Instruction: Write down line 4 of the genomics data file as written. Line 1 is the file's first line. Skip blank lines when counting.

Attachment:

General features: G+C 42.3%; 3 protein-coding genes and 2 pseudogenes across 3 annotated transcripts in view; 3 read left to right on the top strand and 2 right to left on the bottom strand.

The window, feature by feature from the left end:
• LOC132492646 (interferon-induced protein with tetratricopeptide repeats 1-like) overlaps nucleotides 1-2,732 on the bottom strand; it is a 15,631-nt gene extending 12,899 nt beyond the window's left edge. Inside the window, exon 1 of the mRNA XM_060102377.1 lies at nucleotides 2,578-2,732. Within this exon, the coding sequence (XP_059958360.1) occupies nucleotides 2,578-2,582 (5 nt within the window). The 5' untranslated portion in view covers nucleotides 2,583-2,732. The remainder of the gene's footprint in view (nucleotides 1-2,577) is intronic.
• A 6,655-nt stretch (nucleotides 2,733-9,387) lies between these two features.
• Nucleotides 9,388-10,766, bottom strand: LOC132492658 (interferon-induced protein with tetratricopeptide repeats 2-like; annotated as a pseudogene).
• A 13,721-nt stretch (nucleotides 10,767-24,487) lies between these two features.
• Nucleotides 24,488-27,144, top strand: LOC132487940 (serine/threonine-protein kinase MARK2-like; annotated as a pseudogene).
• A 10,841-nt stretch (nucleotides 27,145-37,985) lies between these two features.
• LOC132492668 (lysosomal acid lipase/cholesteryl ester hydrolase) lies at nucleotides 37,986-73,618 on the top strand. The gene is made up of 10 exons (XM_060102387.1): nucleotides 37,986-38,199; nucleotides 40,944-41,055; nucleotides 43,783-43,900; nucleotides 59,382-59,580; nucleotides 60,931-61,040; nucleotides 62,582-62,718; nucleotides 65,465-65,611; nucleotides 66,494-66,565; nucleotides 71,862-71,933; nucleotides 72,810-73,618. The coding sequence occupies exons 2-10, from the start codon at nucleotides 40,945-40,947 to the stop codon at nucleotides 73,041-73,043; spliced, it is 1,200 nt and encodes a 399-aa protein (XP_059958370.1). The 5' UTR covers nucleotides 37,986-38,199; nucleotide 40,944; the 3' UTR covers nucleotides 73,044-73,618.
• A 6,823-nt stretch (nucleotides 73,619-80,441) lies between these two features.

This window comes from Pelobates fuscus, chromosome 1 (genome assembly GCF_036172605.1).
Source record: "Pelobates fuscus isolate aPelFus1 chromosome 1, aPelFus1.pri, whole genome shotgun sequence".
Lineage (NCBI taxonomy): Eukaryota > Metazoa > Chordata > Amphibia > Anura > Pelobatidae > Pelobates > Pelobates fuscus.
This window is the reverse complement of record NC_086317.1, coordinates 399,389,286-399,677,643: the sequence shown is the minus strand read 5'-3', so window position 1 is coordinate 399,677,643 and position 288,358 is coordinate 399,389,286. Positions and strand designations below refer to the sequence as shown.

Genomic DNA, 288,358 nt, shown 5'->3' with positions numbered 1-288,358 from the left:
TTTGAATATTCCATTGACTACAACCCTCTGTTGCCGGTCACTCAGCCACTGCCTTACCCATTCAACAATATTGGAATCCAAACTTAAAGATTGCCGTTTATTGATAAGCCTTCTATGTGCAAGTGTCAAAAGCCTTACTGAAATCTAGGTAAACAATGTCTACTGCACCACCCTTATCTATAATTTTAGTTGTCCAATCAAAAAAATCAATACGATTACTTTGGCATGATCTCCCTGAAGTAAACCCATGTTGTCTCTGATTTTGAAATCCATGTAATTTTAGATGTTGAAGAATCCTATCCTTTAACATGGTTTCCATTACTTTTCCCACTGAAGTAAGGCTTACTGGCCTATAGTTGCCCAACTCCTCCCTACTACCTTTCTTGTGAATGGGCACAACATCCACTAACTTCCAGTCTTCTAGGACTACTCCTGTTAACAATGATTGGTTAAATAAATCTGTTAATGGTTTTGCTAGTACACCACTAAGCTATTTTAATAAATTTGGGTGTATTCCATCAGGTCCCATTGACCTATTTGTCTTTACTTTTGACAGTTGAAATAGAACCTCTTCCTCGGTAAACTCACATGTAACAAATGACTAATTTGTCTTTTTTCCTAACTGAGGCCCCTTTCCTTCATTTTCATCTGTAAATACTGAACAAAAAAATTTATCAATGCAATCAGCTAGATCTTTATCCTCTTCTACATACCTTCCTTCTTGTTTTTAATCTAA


• A 6,655-nt stretch (nucleotides 2,733-9,387) lies between these two features.